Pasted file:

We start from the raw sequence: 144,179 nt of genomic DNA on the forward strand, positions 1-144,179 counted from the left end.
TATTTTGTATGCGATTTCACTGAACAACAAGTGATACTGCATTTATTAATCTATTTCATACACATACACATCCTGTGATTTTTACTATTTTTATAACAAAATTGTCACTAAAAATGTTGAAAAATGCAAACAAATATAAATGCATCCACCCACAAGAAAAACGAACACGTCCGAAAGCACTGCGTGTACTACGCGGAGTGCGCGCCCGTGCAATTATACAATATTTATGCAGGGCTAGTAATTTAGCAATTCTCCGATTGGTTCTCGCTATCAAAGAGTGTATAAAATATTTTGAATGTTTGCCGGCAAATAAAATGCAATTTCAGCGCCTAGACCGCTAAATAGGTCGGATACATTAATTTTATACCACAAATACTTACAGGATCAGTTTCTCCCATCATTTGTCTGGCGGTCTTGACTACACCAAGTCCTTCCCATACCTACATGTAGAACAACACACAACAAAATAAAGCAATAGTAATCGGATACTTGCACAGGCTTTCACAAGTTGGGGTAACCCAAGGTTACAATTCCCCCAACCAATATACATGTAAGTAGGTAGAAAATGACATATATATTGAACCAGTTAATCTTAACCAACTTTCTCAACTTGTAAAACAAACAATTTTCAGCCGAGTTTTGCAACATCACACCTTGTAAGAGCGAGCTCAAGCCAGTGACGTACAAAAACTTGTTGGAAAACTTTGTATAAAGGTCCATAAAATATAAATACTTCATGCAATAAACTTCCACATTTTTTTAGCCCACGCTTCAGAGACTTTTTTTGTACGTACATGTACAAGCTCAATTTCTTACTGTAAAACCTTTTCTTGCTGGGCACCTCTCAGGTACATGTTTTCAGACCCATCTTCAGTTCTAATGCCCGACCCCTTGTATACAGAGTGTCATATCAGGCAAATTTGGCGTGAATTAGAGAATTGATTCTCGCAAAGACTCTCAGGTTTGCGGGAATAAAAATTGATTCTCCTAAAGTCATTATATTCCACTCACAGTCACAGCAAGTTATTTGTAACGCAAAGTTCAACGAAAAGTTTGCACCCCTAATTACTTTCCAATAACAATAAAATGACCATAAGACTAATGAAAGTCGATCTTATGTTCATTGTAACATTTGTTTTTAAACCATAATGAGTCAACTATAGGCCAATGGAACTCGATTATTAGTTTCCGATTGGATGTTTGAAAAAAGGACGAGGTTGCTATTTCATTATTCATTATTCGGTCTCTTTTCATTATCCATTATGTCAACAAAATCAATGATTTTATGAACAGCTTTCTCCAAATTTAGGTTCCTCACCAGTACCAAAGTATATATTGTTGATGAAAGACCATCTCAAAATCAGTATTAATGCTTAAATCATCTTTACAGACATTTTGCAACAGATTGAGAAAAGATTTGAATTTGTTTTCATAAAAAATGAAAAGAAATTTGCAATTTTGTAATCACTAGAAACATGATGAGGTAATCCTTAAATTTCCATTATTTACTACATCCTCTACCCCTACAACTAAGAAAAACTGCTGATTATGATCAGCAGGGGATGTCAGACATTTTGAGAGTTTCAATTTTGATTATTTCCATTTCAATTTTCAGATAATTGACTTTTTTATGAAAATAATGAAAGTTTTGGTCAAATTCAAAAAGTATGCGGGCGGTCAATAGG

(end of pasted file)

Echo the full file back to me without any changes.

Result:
We start from the raw sequence: 144,179 nt of genomic DNA on the forward strand, positions 1-144,179 counted from the left end.
TATTTTGTATGCGATTTCACTGAACAACAAGTGATACTGCATTTATTAATCTATTTCATACACATACACATCCTGTGATTTTTACTATTTTTATAACAAAATTGTCACTAAAAATGTTGAAAAATGCAAACAAATATAAATGCATCCACCCACAAGAAAAACGAACACGTCCGAAAGCACTGCGTGTACTACGCGGAGTGCGCGCCCGTGCAATTATACAATATTTATGCAGGGCTAGTAATTTAGCAATTCTCCGATTGGTTCTCGCTATCAAAGAGTGTATAAAATATTTTGAATGTTTGCCGGCAAATAAAATGCAATTTCAGCGCCTAGACCGCTAAATAGGTCGGATACATTAATTTTATACCACAAATACTTACAGGATCAGTTTCTCCCATCATTTGTCTGGCGGTCTTGACTACACCAAGTCCTTCCCATACCTACATGTAGAACAACACACAACAAAATAAAGCAATAGTAATCGGATACTTGCACAGGCTTTCACAAGTTGGGGTAACCCAAGGTTACAATTCCCCCAACCAATATACATGTAAGTAGGTAGAAAATGACATATATATTGAACCAGTTAATCTTAACCAACTTTCTCAACTTGTAAAACAAACAATTTTCAGCCGAGTTTTGCAACATCACACCTTGTAAGAGCGAGCTCAAGCCAGTGACGTACAAAAACTTGTTGGAAAACTTTGTATAAAGGTCCATAAAATATAAATACTTCATGCAATAAACTTCCACATTTTTTTAGCCCACGCTTCAGAGACTTTTTTTGTACGTACATGTACAAGCTCAATTTCTTACTGTAAAACCTTTTCTTGCTGGGCACCTCTCAGGTACATGTTTTCAGACCCATCTTCAGTTCTAATGCCCGACCCCTTGTATACAGAGTGTCATATCAGGCAAATTTGGCGTGAATTAGAGAATTGATTCTCGCAAAGACTCTCAGGTTTGCGGGAATAAAAATTGATTCTCCTAAAGTCATTATATTCCACTCACAGTCACAGCAAGTTATTTGTAACGCAAAGTTCAACGAAAAGTTTGCACCCCTAATTACTTTCCAATAACAATAAAATGACCATAAGACTAATGAAAGTCGATCTTATGTTCATTGTAACATTTGTTTTTAAACCATAATGAGTCAACTATAGGCCAATGGAACTCGATTATTAGTTTCCGATTGGATGTTTGAAAAAAGGACGAGGTTGCTATTTCATTATTCATTATTCGGTCTCTTTTCATTATCCATTATGTCAACAAAATCAATGATTTTATGAACAGCTTTCTCCAAATTTAGGTTCCTCACCAGTACCAAAGTATATATTGTTGATGAAAGACCATCTCAAAATCAGTATTAATGCTTAAATCATCTTTACAGACATTTTGCAACAGATTGAGAAAAGATTTGAATTTGTTTTCATAAAAAATGAAAAGAAATTTGCAATTTTGTAATCACTAGAAACATGATGAGGTAATCCTTAAATTTCCATTATTTACTACATCCTCTACCCCTACAACTAAGAAAAACTGCTGATTATGATCAGCAGGGGATGTCAGACATTTTGAGAGTTTCAATTTTGATTATTTCCATTTCAATTTTCAGATAATTGACTTTTTTATGAAAATAATGAAAGTTTTGGTCAAATTCAAAAAGTATGCGGGCGGTCAATAGG